After much planning and collaboration, Front Range Community College will open a Law Enforcement Academy in January.
This academy gives northern Colorado law-enforcement agencies and individuals wanting a law-enforcement career an option for Colorado POST training. POST stands for Peace Officer Standards Training, the gateway to employment as a peace officer in Colorado. You can’t become an officer without POST certification.
Academy Training Meets POST Standards
The training in FRCC’s academy conforms to the Colorado POST standards and state certification requirements and gives the basic skills and knowledge necessary to perform the entry-level duties of a peace officer.
“We are excited about the advancement to police training the Law Enforcement Academy at Front Range Community College represents,” said Larimer County Sheriff Justin Smith. “Professional officers entering policing today need a tremendous base of knowledge and skills when they come in the door. This collaboration between FRCC and the police agencies throughout Larimer County will prepare students for that challenge.”
Some law-enforcement agencies plan to send vetted officer candidates and pay for the training. This is how the academy developed its first cohort. Other agencies require potential officers to complete such training before submitting an application, so the student would be responsible for costs. Either way – with the first way being the better route – FRCC is ready with newly redesigned classroom space at our Prospect Center site, 1501 Academy Court, Fort Collins.
There are minimum standards to meet before admission – 21 years old or older being one. And, of course, there are certain disqualifying acts in a person’s background, mostly involving convictions for any felony and a number of misdemeanors and military disciplinary actions. The Colorado POST website has all the information.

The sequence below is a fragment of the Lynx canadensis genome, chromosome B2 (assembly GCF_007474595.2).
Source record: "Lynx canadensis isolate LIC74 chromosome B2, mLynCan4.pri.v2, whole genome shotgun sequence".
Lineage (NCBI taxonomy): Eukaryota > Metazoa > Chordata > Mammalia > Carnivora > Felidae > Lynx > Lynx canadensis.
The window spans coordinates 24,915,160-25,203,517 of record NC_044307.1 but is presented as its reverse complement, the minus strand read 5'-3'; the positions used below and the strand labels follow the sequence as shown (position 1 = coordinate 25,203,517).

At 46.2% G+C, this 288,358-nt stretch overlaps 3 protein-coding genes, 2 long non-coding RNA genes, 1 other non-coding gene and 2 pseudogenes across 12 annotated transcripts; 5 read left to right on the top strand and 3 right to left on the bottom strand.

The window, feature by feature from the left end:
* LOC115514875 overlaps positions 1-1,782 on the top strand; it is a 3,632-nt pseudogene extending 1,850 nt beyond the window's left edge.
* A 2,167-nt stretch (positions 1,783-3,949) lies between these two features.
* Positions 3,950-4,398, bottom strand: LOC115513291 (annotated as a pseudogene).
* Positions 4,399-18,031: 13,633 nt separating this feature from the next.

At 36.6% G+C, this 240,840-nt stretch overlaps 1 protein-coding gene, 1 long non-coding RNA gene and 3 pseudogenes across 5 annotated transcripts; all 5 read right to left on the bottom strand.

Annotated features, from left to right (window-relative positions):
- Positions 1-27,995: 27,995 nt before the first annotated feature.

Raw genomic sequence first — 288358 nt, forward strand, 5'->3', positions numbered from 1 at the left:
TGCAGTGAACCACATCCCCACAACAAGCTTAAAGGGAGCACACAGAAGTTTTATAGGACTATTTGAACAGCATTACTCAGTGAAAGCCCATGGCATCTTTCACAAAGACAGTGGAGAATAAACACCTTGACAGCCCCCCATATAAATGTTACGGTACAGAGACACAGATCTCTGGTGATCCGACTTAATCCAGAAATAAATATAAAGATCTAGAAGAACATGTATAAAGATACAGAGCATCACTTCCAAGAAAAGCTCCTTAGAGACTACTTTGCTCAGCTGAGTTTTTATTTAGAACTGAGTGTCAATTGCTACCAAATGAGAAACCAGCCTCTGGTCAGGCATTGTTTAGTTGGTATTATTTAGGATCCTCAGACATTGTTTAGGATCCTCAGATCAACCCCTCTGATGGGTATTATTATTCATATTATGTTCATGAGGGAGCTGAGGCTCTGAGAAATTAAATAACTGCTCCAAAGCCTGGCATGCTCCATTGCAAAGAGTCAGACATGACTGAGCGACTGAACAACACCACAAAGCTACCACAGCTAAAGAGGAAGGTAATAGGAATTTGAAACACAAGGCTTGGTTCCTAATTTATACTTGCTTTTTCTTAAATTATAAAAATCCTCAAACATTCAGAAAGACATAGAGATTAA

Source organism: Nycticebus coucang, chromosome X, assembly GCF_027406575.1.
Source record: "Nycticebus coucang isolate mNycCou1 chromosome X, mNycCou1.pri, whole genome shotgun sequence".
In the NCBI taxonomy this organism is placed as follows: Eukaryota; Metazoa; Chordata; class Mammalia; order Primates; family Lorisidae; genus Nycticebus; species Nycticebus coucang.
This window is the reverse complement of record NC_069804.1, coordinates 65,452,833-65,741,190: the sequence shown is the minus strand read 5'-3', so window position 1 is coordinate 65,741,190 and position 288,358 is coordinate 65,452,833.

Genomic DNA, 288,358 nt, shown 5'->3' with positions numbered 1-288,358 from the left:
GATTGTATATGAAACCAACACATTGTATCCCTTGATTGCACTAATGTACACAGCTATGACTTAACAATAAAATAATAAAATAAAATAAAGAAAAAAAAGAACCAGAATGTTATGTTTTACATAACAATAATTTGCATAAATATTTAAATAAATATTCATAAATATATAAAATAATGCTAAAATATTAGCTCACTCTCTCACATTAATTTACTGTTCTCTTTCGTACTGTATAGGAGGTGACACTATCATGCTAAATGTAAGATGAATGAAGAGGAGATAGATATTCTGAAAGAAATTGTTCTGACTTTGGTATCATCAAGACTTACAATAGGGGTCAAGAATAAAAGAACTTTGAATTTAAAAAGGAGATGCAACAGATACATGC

Based on current tuition and fees, the academy costs $7,728. This compares favorably with other community college programs in Colorado – in fact, as much as $950 less. Students also are responsible for books, uniforms, and supplies.
Complete Training in 17 Weeks
It’s intense training – 8 a.m. to 5 p.m. five days a week for 17 weeks, plus some weekend and nighttime hours for such things as law-enforcement driving and DUI operations.
The academy opens Jan. 8. Most of the instructors are law-enforcement officers and supervisors from Fort Collins Police, Greeley Police, Larimer County Sheriff’s Office, and the Loveland Police Department. These agencies also helped with the planning of the academy and its curriculum.
A second cohort is scheduled to start in mid-August 2018. Be on the lookout for application announcements in late April.
Laura Manuel, Ph.D., director of the FRCC Criminal Justice Program and a retired police officer with more than 20 years experience, is the academy director.
Pursue Further Studies in Criminal Justice
One additional option to successful completers of the academy is to continue on for an Associate of Applied Science in criminal justice. Many law-enforcement agencies also require an academic degree in addition to POST certification. The Law Enforcement Academy itself is 39 academic credit hours, so an additional 21 credit hours in prescribed coursework, which could take as little as two semesters, completes the degree.
If you are interested in other public-safety areas, consider the Public Safety Dispatch certificate or the transferable Associate of Arts in criminal justice, which transfer to any of six Colorado colleges or universities.